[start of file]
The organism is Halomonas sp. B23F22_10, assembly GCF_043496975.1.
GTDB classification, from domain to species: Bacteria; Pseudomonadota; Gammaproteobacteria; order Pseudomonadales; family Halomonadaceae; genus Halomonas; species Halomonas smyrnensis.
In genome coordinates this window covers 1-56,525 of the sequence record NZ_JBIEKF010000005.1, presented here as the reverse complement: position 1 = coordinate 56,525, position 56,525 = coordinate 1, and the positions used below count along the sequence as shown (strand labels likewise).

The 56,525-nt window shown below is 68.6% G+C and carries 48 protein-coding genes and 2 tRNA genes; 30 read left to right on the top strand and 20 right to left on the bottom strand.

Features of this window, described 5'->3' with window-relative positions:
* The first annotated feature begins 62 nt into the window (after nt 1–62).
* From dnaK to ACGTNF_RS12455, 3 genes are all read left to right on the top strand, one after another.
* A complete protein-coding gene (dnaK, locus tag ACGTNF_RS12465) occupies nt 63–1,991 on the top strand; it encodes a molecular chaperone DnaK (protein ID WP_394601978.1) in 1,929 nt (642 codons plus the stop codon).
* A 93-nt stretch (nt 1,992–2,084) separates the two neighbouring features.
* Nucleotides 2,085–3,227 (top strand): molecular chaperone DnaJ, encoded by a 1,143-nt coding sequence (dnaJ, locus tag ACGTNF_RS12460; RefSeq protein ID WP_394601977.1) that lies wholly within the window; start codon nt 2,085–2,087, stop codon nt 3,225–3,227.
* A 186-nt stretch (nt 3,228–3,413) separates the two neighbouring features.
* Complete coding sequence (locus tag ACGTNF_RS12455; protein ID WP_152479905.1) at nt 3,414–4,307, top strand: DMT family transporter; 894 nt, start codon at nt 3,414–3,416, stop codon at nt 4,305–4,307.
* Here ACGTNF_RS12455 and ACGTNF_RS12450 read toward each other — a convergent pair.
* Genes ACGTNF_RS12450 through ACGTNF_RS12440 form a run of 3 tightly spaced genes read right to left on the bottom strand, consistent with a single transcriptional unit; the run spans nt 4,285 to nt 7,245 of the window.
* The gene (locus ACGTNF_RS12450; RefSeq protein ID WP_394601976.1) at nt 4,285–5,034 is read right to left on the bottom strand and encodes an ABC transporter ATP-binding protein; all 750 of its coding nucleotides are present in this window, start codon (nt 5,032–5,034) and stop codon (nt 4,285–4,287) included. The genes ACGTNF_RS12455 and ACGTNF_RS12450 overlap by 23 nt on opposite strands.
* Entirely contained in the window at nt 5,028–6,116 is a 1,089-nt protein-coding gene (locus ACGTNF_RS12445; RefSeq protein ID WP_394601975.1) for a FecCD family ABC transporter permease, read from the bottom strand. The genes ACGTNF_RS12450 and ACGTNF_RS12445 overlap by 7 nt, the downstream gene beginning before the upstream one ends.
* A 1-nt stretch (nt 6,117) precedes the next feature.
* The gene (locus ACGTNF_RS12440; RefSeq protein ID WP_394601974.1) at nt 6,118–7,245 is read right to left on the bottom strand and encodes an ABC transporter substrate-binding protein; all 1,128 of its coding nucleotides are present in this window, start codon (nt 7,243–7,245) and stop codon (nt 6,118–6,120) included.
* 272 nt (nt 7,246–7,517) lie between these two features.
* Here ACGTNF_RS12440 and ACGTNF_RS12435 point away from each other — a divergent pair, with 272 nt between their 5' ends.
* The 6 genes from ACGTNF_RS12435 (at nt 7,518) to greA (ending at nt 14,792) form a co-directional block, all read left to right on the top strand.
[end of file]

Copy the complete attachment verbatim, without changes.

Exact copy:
The organism is Halomonas sp. B23F22_10, assembly GCF_043496975.1.
GTDB classification, from domain to species: Bacteria; Pseudomonadota; Gammaproteobacteria; order Pseudomonadales; family Halomonadaceae; genus Halomonas; species Halomonas smyrnensis.
In genome coordinates this window covers 1-56,525 of the sequence record NZ_JBIEKF010000005.1, presented here as the reverse complement: position 1 = coordinate 56,525, position 56,525 = coordinate 1, and the positions used below count along the sequence as shown (strand labels likewise).

The 56,525-nt window shown below is 68.6% G+C and carries 48 protein-coding genes and 2 tRNA genes; 30 read left to right on the top strand and 20 right to left on the bottom strand.

Features of this window, described 5'->3' with window-relative positions:
* The first annotated feature begins 62 nt into the window (after nt 1–62).
* From dnaK to ACGTNF_RS12455, 3 genes are all read left to right on the top strand, one after another.
* A complete protein-coding gene (dnaK, locus tag ACGTNF_RS12465) occupies nt 63–1,991 on the top strand; it encodes a molecular chaperone DnaK (protein ID WP_394601978.1) in 1,929 nt (642 codons plus the stop codon).
* A 93-nt stretch (nt 1,992–2,084) separates the two neighbouring features.
* Nucleotides 2,085–3,227 (top strand): molecular chaperone DnaJ, encoded by a 1,143-nt coding sequence (dnaJ, locus tag ACGTNF_RS12460; RefSeq protein ID WP_394601977.1) that lies wholly within the window; start codon nt 2,085–2,087, stop codon nt 3,225–3,227.
* A 186-nt stretch (nt 3,228–3,413) separates the two neighbouring features.
* Complete coding sequence (locus tag ACGTNF_RS12455; protein ID WP_152479905.1) at nt 3,414–4,307, top strand: DMT family transporter; 894 nt, start codon at nt 3,414–3,416, stop codon at nt 4,305–4,307.
* Here ACGTNF_RS12455 and ACGTNF_RS12450 read toward each other — a convergent pair.
* Genes ACGTNF_RS12450 through ACGTNF_RS12440 form a run of 3 tightly spaced genes read right to left on the bottom strand, consistent with a single transcriptional unit; the run spans nt 4,285 to nt 7,245 of the window.
* The gene (locus ACGTNF_RS12450; RefSeq protein ID WP_394601976.1) at nt 4,285–5,034 is read right to left on the bottom strand and encodes an ABC transporter ATP-binding protein; all 750 of its coding nucleotides are present in this window, start codon (nt 5,032–5,034) and stop codon (nt 4,285–4,287) included. The genes ACGTNF_RS12455 and ACGTNF_RS12450 overlap by 23 nt on opposite strands.
* Entirely contained in the window at nt 5,028–6,116 is a 1,089-nt protein-coding gene (locus ACGTNF_RS12445; RefSeq protein ID WP_394601975.1) for a FecCD family ABC transporter permease, read from the bottom strand. The genes ACGTNF_RS12450 and ACGTNF_RS12445 overlap by 7 nt, the downstream gene beginning before the upstream one ends.
* A 1-nt stretch (nt 6,117) precedes the next feature.
* The gene (locus ACGTNF_RS12440; RefSeq protein ID WP_394601974.1) at nt 6,118–7,245 is read right to left on the bottom strand and encodes an ABC transporter substrate-binding protein; all 1,128 of its coding nucleotides are present in this window, start codon (nt 7,243–7,245) and stop codon (nt 6,118–6,120) included.
* 272 nt (nt 7,246–7,517) lie between these two features.
* Here ACGTNF_RS12440 and ACGTNF_RS12435 point away from each other — a divergent pair, with 272 nt between their 5' ends.
* The 6 genes from ACGTNF_RS12435 (at nt 7,518) to greA (ending at nt 14,792) form a co-directional block, all read left to right on the top strand.